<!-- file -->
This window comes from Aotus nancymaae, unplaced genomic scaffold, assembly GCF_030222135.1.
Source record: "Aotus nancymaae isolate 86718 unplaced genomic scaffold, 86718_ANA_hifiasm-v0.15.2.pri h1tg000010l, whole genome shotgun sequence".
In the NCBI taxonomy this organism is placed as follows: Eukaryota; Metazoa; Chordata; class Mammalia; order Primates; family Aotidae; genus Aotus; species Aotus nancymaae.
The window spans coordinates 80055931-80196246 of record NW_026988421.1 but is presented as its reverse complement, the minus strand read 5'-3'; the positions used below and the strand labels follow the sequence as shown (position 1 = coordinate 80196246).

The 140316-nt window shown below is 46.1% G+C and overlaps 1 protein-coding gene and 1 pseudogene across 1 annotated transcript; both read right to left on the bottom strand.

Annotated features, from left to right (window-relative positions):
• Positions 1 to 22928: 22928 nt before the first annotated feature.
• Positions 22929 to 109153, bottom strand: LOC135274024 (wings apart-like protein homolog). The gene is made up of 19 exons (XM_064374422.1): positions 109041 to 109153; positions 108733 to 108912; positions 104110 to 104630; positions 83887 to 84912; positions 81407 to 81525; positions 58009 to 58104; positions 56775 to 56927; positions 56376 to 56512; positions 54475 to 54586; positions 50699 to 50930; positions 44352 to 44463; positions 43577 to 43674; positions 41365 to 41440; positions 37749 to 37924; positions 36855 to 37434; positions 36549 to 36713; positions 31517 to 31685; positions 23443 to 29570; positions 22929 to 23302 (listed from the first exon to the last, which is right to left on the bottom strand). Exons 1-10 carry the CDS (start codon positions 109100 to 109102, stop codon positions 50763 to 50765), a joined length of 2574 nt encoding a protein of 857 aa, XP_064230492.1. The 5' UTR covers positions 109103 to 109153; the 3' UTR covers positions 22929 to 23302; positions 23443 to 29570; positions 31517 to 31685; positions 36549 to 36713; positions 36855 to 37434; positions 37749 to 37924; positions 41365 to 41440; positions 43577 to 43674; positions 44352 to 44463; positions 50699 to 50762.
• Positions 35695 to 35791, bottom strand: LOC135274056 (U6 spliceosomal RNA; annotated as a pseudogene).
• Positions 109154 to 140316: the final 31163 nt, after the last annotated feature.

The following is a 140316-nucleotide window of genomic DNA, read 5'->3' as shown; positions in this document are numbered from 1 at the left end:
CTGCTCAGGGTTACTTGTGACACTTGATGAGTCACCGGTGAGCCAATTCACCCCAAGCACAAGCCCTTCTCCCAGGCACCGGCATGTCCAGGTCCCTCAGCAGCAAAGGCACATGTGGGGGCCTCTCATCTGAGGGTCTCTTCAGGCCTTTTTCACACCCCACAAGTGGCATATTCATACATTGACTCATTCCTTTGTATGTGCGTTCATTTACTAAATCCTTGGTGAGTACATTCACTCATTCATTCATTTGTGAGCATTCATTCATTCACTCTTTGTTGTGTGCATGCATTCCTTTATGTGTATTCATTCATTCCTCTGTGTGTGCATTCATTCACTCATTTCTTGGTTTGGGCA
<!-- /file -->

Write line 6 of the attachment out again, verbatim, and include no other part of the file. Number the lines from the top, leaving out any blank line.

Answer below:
Annotated features, from left to right (window-relative positions):